Take this tab for example:
How can I learn to jump from the B to the D, to the E, and back to the B as fast as possible?
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Turn the bass amp volume up a few notches. Make things louder. You need to hear what you are doing, and make the mistakes sonically, painfully clear. From there, the improvements will also become sublimely, joyfully clear as well.
Subtle palm-muting with your right hand will aid immeasurably the quick, dexterous practice motions of your left hand. When playing swiftly, don't let any strings ring on you.
All that, and repetition. Work it. Muscle memory. That's the best advice I can offer.
Assuming you play standing up and/or use some kind of strap, make sure your strap setup is working properly.
You should be able to remove your hands entirely from the instrument without experiencing the neck diving to the floor, or other movement. In other words, the instrument should be balanced so that your hands can focus on playing the instrument, and not on holding it in position. The advantages of this aren't only felt when doing jumps, but jumps are something that is helped.
This may sound obvious but my experience is that a lot of instrument/strap combinations are far from ideal in this regard.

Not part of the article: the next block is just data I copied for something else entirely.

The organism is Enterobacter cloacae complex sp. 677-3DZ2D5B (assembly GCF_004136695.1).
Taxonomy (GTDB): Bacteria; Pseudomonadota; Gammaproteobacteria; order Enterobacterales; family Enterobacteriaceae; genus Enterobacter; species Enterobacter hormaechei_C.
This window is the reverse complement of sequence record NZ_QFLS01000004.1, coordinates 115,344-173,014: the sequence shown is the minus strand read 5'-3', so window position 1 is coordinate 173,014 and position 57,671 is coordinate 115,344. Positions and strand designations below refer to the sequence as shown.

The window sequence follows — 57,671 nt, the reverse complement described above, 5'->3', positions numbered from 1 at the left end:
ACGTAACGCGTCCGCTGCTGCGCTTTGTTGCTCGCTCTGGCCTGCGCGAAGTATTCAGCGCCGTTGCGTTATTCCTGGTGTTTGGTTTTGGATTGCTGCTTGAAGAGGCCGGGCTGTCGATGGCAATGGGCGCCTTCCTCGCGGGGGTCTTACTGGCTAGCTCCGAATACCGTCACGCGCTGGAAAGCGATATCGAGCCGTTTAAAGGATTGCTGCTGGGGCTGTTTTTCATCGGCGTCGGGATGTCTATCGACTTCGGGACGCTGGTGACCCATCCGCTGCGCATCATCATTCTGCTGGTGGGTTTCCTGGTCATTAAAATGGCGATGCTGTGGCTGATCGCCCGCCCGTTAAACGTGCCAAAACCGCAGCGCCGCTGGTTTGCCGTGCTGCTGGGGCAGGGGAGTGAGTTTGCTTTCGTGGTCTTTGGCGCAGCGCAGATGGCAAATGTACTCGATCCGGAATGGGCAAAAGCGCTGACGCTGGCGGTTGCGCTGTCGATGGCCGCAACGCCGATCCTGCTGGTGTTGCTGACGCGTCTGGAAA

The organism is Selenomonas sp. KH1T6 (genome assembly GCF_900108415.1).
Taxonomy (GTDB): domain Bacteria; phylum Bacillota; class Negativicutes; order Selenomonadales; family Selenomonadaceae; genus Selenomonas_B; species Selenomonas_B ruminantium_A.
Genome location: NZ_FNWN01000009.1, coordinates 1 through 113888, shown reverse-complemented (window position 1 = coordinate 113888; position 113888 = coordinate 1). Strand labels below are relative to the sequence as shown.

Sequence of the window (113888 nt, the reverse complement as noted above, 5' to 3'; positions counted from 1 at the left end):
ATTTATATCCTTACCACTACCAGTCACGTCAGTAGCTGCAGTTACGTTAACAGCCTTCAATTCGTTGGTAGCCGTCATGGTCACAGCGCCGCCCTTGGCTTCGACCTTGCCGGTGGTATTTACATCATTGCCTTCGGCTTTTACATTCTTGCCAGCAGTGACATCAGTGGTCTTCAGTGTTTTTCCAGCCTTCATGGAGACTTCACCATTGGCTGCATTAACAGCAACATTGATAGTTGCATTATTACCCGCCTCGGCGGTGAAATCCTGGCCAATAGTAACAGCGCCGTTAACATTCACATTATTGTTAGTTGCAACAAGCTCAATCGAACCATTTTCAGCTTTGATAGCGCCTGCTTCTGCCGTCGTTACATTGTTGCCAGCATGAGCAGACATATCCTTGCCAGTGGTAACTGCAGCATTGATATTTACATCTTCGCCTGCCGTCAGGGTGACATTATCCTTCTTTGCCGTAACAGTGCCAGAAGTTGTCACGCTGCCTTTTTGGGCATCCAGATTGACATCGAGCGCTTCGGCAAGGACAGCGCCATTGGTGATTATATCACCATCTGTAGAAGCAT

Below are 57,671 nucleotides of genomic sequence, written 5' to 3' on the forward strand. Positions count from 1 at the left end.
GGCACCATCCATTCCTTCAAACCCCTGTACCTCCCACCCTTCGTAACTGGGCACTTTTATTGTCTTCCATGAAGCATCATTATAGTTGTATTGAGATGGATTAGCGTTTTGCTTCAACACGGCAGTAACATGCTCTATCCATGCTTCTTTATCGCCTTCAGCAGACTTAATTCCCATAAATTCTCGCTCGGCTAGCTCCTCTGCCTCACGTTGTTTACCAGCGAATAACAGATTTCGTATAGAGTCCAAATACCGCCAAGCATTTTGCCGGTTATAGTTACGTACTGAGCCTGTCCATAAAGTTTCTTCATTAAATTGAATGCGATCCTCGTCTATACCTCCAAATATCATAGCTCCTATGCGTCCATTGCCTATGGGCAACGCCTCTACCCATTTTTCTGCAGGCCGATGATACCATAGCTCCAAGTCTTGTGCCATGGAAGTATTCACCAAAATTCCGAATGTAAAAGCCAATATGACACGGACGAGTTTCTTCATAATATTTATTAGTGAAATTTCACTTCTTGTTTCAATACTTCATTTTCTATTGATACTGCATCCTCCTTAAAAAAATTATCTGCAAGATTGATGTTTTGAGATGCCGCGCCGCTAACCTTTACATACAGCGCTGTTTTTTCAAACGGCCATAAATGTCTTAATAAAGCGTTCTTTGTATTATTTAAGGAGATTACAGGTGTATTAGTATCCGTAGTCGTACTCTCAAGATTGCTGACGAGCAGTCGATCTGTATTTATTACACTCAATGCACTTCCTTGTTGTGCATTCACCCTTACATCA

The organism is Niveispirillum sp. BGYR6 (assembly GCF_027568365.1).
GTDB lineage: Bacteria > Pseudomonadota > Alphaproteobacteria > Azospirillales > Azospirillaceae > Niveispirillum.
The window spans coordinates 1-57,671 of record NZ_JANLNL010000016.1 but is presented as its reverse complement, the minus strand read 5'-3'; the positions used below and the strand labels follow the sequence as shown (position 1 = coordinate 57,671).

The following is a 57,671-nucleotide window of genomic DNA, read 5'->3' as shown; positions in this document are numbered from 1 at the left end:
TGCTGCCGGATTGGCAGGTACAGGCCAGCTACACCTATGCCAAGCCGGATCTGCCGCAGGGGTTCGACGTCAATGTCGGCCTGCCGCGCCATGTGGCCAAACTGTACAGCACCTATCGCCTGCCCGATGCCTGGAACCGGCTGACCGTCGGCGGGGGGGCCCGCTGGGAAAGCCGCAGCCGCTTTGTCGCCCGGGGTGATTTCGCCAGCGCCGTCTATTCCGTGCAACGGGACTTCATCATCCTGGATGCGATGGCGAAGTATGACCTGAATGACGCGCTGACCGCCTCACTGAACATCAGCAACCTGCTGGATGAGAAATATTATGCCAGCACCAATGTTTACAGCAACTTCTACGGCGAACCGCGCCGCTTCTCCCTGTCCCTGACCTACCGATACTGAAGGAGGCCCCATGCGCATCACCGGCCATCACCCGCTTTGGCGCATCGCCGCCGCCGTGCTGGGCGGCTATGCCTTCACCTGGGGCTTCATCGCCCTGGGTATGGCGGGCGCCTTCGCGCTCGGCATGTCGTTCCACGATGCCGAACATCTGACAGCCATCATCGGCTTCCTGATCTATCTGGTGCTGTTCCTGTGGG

One great skill that helps leaps - and all playing on bass is using all of the digits. Using a pick inevitably slows this sort of playing. You have (in this case) four strings, and five digits with which to play them. If the pinky gets left out of the equation, there are still enough for one per string, and with the hand positioned, one hovers over each string, simplifying the jump.
That said, I totally endorse Todd's thoughts that the tab is poorly written. There's absolutely no point in playing the lower notes on the A string. That only gives problems that are solved by moving that B note (and C in the 2nd bar) to the E string, putting the fretting on 7th fret. Nice surprise! It's the same fret as the G string 1st note!
So, r.h. is sorted, now l.h. A sort of barre would give both notes on fret 7, I'd use index, and pinky for the fret 9 notes. There's a mini problem that the lower note may ring out, so don't hold that barre down on the E tring - just lift the index tip, muting the note, and keep it ready for the next time it's needed - the end of that bar. Or, as a lot of EB players do, touch the E string with the thumb after playing.
Moral - don't ever trust tab - the notes may be right, but a lot is not written well. Search for alternatives!
I’d like to add something to the good advice you have already received and offer some specific things you can practice. Some great exercises for learning to make positional shifts are practicing scales and patterns up and down on one string. Fingering depends on whether you are a 1 finger per fret (1-2-3-4) or upright style (1-2-4) player. As an example, take an A major scale on the G string. Dashes indicate a shift in hand position:
Frets: 2 4 6 7 9 11 13 14
Fingering (1 per fret) 1 3 - 1 2 4 - 1 3 4
Fingering (upright style) 1 4 - 2 4 - 1 4 - 2 4
You can do this on all strings as well as do other types of scales. Pentatonics are great too because they make you shift larger gaps since they have less notes. Knowing how to do this will also prepare you for shifting scale pattern positions more smoothly.